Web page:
And then there’s the story of Pvt. Henry Schmidt of Mandan who was captured one morning by German SS troops and rescued by the 12th corps troops later the same day. Pvt. Schmidt was one of the 15 truck drivers moving an evacuation hospital from one headquarters to another when the convoy was ambushed by the Germans who shot the Red Cross flag off the lead jeep and proceeded to riddle the trucks, destroying 250 pints of precious plasma and 17,500 units of penicillin. The 12th corps artillery, however, pinned the Germans down, destroyed their arms, and then rescued Pvt. Schmidt and his 14 comrades.

More appreciative than ever of the things this country has to offer and the American way of life is Lt. Ruth Bandel, daughter of Mr. and Mrs. W. A. Bandel of Hebron. She recently arrived in New York aboard the Queen Mary, after serving 18 months in U.S. hospitals in England. “I’ll never forget seeing the Statue of Liberty; all of us wept for joy at the image,” she said.

100 Years Ago – 1920

“The Mandan Public Schools opened on Monday, Sept. 6, with record-breaking enrollment and overcrowded rooms at the Central, Custer and Dilloway school buildings as well as at the high school. According to Supt. C. L. Love, there was a total of 208 high school students last year, and it’s expected 250, including 75 from the rural areas, will be enrolled before the middle of the year. All 14 teacher positions in the high school have been filled.

“C.S. Fritz has resigned his position as manager of the City Drug store and will leave Monday for a similar position in Dickinson. F. P. Homan has arrived from Wing, N D., to assume management.

“Martin, the 13-year old son of Henry Knoll, received severe injuries this week while driving a disc machine in the field near his St. Anthony home. It is thought that the four horses he was driving became unmanageable, resulting in the boy being thrown to the ground, and, as the disc passed over him, Martin received a long cut on the right side of his body extending halfway around, exposing several of his ribs. The lad showed more grit than many a strong man would, by then walking more than a half mile to a road where he was picked up and taken to his home and then brought to the Deaconess hospital in Mandan for further treatment. Since his injury, young Martin has not lost consciousness. It is hoped his young age will aid in his recovery.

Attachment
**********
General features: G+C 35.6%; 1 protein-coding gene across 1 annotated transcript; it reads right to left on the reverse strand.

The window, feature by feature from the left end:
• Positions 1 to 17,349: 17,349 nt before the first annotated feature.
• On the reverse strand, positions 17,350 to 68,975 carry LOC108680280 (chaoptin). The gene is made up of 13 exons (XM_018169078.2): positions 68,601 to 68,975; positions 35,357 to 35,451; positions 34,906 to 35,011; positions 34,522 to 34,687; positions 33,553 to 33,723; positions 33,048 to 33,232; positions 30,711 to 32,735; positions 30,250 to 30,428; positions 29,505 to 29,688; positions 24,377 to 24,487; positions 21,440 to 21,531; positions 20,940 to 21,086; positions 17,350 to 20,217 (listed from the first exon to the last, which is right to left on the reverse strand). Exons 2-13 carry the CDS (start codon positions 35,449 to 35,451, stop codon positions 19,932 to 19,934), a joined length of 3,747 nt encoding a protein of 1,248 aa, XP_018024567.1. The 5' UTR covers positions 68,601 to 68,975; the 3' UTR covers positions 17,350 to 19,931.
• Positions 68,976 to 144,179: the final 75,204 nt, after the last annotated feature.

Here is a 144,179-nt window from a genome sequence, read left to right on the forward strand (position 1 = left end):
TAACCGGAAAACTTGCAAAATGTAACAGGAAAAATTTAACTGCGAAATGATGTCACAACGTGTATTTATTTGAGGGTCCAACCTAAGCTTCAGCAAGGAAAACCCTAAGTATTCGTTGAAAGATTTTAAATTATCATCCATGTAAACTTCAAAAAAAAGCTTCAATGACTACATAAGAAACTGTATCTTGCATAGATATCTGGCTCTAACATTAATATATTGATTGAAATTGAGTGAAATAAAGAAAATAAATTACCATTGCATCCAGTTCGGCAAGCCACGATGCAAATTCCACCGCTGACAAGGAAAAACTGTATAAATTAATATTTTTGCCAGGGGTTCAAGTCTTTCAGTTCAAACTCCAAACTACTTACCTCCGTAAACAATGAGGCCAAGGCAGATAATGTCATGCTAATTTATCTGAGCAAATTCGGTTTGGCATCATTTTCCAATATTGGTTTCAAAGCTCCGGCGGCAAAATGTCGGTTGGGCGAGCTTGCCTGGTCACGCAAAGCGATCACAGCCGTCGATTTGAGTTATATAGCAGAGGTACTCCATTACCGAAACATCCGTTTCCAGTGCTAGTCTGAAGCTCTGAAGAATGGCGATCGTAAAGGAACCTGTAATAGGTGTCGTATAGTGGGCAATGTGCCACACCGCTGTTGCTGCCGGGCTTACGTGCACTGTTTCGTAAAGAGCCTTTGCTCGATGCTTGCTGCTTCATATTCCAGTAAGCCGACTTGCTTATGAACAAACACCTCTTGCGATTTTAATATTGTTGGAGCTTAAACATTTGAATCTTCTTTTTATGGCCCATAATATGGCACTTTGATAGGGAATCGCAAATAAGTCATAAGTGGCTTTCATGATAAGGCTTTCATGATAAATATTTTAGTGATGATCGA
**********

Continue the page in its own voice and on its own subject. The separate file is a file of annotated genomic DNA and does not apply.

“A month after its opening on Aug. 2, the Mandan Beverage company is doing booming business. The company, incorporated early in the summer by local men, leased and remodeled the Gill building on East Main St. The office occupies the southwest corner of the building, while the bottling, carbonating, cleaning and shipping departments are contained in the remainder. The most complete piece of machinery is the bottler, which is all but human. It takes a case of 24 bottles, puts in the flavor and carbonated water, caps the bottle and labels them- all within one minute’s time. According to H. H. Williams, president, the company has taken the name of Blue Thunder, the famous Sioux Indian of the Standing Rock Reservation, as the leading name on its products.”

125 Years Ago – 1895    

“On Wednesday, Sept. 11, at 2:30 p.m., the thermometer recorded 75 degrees above zero.

“Everybody is busy.

“Only 17 more days to the opening of the Morton County fair.

“Secretary Timmerman is busy sending out the fair premium lists to area residents.

“Migratory birds are mapping their various routes to more sunny climes.

“A sign of the times: overcoats and winter wraps are being displayed in stores.

“Farmer Fred Fredericks reports 22 bushels of flax per acre on 8 acres; his oats went 89 bushels.

“The public school will open on Monday, the 16th. Teachers are ready; children are not.

“One of the sufferers by prairie fire near New Salem on Saturday was Adolph Teal who lost a newly-erected barn, some chickens and a lot of grain.

“The Bismarck Tribune hints that a ‘dark horse’ from across the river is coming to Mandan to capture the big money in the running races at the fair.

“There will be a roping contest for a purse of $50 on the last day of next month’s fair. Those who have never seen a man lasso, throw and tie a steer in about half a minute, unaided by anyone, will be interested in this event.”

Diane Boit can be reached at